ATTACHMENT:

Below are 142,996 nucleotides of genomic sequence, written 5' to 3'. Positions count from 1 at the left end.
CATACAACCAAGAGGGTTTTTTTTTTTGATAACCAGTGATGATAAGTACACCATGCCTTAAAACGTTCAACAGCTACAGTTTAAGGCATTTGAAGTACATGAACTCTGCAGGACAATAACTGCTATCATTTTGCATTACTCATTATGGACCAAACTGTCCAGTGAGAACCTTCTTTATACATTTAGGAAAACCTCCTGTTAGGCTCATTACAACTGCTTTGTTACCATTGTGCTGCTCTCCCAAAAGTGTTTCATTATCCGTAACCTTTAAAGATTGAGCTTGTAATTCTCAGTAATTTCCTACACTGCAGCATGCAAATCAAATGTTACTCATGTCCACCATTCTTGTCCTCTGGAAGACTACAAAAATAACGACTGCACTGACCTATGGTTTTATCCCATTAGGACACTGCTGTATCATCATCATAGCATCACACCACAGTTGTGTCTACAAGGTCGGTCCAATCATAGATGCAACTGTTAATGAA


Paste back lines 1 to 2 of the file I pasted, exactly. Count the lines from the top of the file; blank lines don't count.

Below are 142,996 nucleotides of genomic sequence, written 5' to 3'. Positions count from 1 at the left end.
CATACAACCAAGAGGGTTTTTTTTTTTGATAACCAGTGATGATAAGTACACCATGCCTTAAAACGTTCAACAGCTACAGTTTAAGGCATTTGAAGTACATGAACTCTGCAGGACAATAACTGCTATCATTTTGCATTACTCATTATGGACCAAACTGTCCAGTGAGAACCTTCTTTATACATTTAGGAAAACCTCCTGTTAGGCTCATTACAACTGCTTTGTTACCATTGTGCTGCTCTCCCAAAAGTGTTTCATTATCCGTAACCTTTAAAGATTGAGCTTGTAATTCTCAGTAATTTCCTACACTGCAGCATGCAAATCAAATGTTACTCATGTCCACCATTCTTGTCCTCTGGAAGACTACAAAAATAACGACTGCACTGACCTATGGTTTTATCCCATTAGGACACTGCTGTATCATCATCATAGCATCACACCACAGTTGTGTCTACAAGGTCGGTCCAATCATAGATGCAACTGTTAATGAA